I’m sure I’m not the only one who fantasizes about packing up and traveling the world. I’ve had incredible wanderlust since I was a kid, which is probably why I’m so drawn to this woman. This mom’s inspirational story about “world schooling” her son makes a nomadic life seem possible.
In 2008,Â Lainie Liberti and her son, Miro, sold all of their belongings, packed up and started traveling the world. They have both been chronicling their travels on her blog, Raising Miro. It’s a pretty cool tale:
The year before, we were living a privileged life in Los Angeles where I worked as a branding expert focused on eco-conscious businesses and nonprofit groups. My son spent his first 10 years having everything he desired. He owned all of the fashionable toys and was surrounded by every comfort imaginable, as many American children are. We led a privileged life that allowed us to stuff his room with things.
But when we embarked on this open-ended journey in 2008, all of that changed. I closed my business, sold our possessions and we hit the road of life in search of the world. Before we left, my son pared down his possessions and put those he highly valued into one box that was placed into storage. The rest of his toys, books and other possessions were given away or soldâ€”but not without some struggle.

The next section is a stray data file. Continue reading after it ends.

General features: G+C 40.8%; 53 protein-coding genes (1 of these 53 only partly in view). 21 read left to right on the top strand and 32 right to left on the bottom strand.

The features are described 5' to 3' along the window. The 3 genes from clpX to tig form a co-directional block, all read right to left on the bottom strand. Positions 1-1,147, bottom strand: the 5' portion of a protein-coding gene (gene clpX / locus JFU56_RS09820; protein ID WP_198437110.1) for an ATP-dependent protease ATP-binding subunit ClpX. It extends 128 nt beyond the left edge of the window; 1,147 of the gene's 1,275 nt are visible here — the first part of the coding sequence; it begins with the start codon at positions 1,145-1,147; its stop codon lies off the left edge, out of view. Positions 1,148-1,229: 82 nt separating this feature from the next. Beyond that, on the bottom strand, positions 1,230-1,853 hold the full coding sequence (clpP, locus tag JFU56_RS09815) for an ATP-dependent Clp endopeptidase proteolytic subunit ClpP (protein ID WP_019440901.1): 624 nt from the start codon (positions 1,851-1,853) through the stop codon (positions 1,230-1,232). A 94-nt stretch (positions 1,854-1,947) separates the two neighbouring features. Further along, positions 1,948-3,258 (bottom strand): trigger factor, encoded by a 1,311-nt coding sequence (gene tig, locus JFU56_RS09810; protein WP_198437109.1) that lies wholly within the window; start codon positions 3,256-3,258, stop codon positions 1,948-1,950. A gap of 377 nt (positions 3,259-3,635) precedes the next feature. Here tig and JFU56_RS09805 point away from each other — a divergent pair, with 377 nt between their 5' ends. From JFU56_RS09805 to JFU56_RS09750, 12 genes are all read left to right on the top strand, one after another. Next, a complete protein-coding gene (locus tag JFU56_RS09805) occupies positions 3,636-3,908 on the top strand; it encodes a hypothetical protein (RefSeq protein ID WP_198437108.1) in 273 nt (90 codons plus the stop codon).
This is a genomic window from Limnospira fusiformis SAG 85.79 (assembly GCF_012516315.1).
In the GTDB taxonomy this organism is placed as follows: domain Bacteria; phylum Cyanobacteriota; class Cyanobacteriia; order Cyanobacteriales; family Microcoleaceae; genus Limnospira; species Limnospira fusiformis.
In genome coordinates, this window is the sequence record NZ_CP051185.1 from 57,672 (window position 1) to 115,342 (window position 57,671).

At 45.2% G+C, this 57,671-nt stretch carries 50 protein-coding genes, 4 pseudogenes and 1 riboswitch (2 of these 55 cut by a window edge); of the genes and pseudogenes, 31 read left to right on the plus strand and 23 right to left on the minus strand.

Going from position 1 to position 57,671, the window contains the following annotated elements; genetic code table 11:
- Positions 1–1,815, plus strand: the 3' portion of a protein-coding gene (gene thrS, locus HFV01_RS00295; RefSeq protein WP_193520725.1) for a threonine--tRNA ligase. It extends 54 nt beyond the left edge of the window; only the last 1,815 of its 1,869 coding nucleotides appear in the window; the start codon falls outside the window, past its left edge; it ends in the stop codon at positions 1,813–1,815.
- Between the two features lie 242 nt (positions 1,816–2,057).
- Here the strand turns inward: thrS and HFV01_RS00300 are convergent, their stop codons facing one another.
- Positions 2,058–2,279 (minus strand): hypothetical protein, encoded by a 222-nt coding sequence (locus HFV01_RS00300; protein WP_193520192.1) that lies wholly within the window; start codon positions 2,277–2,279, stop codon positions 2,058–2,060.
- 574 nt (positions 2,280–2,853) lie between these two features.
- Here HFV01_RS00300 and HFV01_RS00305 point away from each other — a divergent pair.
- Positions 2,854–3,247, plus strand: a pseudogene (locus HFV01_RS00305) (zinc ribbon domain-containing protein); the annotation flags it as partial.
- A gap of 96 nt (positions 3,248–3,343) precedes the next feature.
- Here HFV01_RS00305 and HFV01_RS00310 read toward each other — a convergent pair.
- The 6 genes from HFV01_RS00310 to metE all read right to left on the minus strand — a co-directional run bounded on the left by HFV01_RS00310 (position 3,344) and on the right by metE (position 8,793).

Obviously you need to be in a certain financial situation to be able to do this (translation – veryÂ financially stable), so this is probably not a fantasy I will be fulfilling anytime soon. But I think this woman is giving her child a wonderful gift. They’ve traveled to 14 countries in the last four years. The world is literally his classroom. Wow.
I spent my early twenties traveling through Europe, visiting about eight countries in four years. I always assumed having a family forcibly grounds you for nearly two-decades. If I had the means to travel the world with my children, I would definitely do it. Hopefully someday I will.
Of course, there are always going to be people who disagree with this kind of abandon:
I’m wondering how she’s homeschooling her son up to standards that will benefit him in college & beyond into adulthood.
If, as I’d thought before clicking to read, she took every summer to travel, awesome.
But since he’d helped the village with his toys “in September”, sounds like they aren’t ‘at home’ during the school year.
This is a huge assumption on my part, but I think a child that has the opportunity to be surrounded by so many different cultures will enter adulthood well-prepared. I’m just going to sit here in my little corner of suburbia, seething with envy.
(photo: Lainie Libertie/ RaisingMiro.com)